“I see you’re a bit eager lad; I like it.”

* * * *

The day has finally ended and it is time to go home. I fell asleep four times today, which is abysmal for the first day, but I only got told off three times. I cling on to the hope that I can spend some time with father and ask him about his day, but I know he will be tired and will want to bathe and rest.

All of a sudden an unearthly smell fills my nostrils, and as I walk through the passageways to the surface, it lingers on the air, until I get to the lift. I can’t place it, but I am not the only one who is confused by the smell. No one seems to understand what it is, but by the highly unpleasant aroma, it can’t be good for us. Soon though, we shall be back at the surface, where we will rest and be ready for tomorrow’s shift.

As we reach the surface, I breathe deeply, inhaling the crisp but still freezing atmosphere, which I had been long anticipating. I sneeze out the coal dust, I hadn’t realised I was filled with, and try to find my father. He is lost amongst the crowd and I start to get a little worried. More men than I had seen this morning are pouring out of the Pit Head and I get caught up in a whirlwind of voices, boots, hands and snow. I don’t know what is happening. Suddenly it’s nightmarish and I think I am about to get trampled on as I have fallen to the floor. I curl up where I lie, to avoid getting stood on, and begin to weep through tiredness and for my father, whom I think has gone home without me. As quickly as they had come, the crowd dispersed leaving me scrunched tightly, and a very red faced Colliery Master looming over me.

“What are you doing boy?” he boomed.

I sat up, dried my eyes and quivered. “I’m waiting for my father mister. I think I’ve lost him.”

“What’s your name boy?”

“Finley Carter and my father is Joe Carter.”

The man looks unkind and hulking. He has a square face and fractious green eyes. He has a superfluous scraggly beard and sideburns that make him look pompous and imposing. “Joe Carter. I know him. Is that him there with the flat cap?”

I look to where his stubby dirty finger was pointing; to the crest of the hill. “No mister. He wasn’t wearing a cap this morning. That is Andrew Crotchett.”

“Well he’s coming this way. Sort it out and get out of my sight. I don’t want you loitering around here, like some godforsaken curse.”

Andrew approaches in a flustered state. “There you are!” he cries. “Your father must’ve missed you in that crowd. We got a little way down the hill, before we realised you weren’t with us. I hope he hasn’t been any trouble Mister Sander?”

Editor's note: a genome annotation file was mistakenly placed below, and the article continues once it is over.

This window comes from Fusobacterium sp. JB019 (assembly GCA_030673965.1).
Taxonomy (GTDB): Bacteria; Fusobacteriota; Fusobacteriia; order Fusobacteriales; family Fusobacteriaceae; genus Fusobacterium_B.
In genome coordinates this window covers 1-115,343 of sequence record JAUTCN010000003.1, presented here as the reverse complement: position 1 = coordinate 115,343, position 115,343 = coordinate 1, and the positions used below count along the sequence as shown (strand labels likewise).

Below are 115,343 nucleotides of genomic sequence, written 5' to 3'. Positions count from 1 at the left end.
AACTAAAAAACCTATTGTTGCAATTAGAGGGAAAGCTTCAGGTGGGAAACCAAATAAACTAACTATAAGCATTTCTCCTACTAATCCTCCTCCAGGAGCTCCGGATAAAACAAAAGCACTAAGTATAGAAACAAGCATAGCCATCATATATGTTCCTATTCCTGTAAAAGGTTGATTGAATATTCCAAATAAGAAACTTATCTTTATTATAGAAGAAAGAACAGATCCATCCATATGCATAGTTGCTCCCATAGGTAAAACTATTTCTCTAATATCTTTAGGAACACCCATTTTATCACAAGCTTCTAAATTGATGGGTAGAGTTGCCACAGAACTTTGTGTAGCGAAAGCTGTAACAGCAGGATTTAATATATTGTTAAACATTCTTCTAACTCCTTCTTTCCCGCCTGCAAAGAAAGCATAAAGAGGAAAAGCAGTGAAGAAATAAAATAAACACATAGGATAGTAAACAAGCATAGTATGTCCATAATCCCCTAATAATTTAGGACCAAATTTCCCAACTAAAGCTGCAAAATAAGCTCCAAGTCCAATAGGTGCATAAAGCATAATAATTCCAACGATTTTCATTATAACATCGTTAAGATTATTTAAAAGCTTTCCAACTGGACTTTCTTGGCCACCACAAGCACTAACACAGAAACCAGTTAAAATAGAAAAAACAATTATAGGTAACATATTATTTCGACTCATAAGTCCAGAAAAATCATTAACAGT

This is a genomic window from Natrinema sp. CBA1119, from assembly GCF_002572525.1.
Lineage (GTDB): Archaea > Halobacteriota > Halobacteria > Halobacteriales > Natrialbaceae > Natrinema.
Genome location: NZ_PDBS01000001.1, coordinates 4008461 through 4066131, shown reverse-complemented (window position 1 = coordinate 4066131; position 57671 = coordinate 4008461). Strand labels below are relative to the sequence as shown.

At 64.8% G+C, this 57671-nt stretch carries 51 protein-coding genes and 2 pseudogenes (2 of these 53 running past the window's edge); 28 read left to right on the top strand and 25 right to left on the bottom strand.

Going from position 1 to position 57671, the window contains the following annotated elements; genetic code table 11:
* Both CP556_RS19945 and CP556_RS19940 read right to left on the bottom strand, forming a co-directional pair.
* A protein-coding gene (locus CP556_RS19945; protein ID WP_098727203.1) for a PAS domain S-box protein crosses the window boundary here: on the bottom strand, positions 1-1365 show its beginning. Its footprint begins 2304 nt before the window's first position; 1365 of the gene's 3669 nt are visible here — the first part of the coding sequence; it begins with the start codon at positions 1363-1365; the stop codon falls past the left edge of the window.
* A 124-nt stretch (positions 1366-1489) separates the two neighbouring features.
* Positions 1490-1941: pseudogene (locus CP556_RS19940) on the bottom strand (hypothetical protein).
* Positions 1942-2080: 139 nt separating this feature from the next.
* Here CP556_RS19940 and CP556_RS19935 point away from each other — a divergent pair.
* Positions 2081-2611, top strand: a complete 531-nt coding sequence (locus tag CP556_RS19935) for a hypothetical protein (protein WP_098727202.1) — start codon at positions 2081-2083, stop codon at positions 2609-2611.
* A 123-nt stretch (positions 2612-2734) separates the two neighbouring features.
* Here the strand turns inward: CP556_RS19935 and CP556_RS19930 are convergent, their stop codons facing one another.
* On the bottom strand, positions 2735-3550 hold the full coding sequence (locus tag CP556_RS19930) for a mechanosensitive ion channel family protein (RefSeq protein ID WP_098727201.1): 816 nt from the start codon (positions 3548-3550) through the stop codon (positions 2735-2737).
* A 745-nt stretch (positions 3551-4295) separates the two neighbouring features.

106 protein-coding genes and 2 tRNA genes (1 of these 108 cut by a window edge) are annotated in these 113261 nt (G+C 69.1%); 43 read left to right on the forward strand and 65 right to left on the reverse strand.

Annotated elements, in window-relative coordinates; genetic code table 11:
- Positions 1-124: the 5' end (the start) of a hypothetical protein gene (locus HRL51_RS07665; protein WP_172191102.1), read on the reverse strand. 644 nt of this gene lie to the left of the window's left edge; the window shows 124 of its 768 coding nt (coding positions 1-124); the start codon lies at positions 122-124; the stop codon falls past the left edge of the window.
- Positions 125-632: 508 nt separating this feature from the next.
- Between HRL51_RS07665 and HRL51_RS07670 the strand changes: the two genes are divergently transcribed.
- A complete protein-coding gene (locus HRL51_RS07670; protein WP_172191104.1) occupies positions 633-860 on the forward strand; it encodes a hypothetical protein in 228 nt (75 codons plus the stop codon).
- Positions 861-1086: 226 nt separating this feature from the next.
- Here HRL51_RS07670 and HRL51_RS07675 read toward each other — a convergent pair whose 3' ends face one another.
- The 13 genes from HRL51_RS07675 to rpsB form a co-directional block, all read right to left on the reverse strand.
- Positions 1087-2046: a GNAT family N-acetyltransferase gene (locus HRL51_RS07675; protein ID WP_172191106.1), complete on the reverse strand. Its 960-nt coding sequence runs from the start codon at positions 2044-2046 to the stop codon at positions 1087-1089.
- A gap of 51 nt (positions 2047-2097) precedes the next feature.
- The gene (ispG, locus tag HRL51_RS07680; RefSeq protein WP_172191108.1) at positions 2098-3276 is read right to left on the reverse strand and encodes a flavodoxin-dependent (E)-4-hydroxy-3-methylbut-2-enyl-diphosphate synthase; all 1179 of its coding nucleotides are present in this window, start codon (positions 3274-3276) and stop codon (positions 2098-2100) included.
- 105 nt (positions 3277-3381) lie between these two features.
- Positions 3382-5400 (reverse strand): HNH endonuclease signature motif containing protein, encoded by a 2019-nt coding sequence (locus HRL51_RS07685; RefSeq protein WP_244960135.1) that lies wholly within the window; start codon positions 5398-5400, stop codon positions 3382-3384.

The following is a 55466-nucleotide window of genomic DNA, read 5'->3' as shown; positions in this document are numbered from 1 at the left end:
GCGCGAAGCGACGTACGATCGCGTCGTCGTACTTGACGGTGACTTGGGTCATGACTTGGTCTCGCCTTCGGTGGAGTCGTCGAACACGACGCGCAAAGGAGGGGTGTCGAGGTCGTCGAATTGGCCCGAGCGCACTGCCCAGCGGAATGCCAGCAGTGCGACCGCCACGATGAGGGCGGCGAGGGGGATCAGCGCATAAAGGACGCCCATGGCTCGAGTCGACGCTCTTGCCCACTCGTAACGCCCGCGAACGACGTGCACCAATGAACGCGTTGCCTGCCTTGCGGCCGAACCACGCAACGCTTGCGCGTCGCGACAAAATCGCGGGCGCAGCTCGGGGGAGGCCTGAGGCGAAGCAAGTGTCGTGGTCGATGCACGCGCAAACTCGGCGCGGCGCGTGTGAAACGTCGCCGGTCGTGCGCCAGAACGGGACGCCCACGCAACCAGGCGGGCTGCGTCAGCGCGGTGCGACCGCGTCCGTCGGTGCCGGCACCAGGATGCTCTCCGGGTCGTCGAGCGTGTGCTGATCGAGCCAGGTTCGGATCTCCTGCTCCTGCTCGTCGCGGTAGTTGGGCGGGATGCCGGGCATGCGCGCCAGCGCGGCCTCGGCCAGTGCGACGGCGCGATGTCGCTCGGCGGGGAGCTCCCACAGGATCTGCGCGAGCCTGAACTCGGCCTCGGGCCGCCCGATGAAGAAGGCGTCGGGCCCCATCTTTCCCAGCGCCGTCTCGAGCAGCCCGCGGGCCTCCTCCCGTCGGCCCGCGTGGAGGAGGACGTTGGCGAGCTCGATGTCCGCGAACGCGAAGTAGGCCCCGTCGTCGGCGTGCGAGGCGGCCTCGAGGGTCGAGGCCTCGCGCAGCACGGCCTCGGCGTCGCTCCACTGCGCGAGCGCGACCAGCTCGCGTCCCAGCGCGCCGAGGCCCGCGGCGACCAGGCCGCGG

Mister Sander grunts and spits out the words, “No trouble at all.” he seems cross that I have been left behind, as if I have caused him some sort of inconvenience, just by being there. I am embarrassed and feel sorry for myself. Andrew grabs my hand, pulls me into a hug, smiles at Mister Sander and whisks me away over the crest of the hill and into my father’s open arms.

“Sorry father.” I said remorsefully.

“No, I’m sorry. I should have come back myself or called your name to make sure you were with me.” We held each other close for a few moments, before silently hauling ourselves home again.

* * * *

The most delightful of smells fills my nostrils and I know mother is making lamb cawl (broth) with potato and vegetables. I am entranced by the smell and drift into the kitchen. I reach for the pot to dip a finger in, but mother slaps my hand away.

“Not until you’ve bathed; the pair of you! You’re filthy and I won’t have you bringing coal dust into this kitchen, which I have spent hours cleaning and you dirtying the food. Now out, out, out.” She shoos me out of the kitchen and into the sitting room, where father stands shaking his head.

The fire is stoked and the kettle placed on the holder. Mother and father go to get the tin bath from the shed and I position myself on the threadbare rug, naked, but keeping slightly warm with the fire. By the time mother and father come back, the kettle water is warm enough and I have circled four times to make sure every inch of me is warm from the flames.

I watch the water splash into the tin bath and am mesmerised by the sound the water makes when hitting the tin. Soon it is filled and I get in gingerly, the heat working its way up my legs and turning them red. I sit down and let mother bathe me. She washes my hair and body until I am squeaky clean and you can see the colour of my hair; light brown. I get out of the murky water and wrap myself in a towel, where I am instructed to dry and dress, while father gets bathed.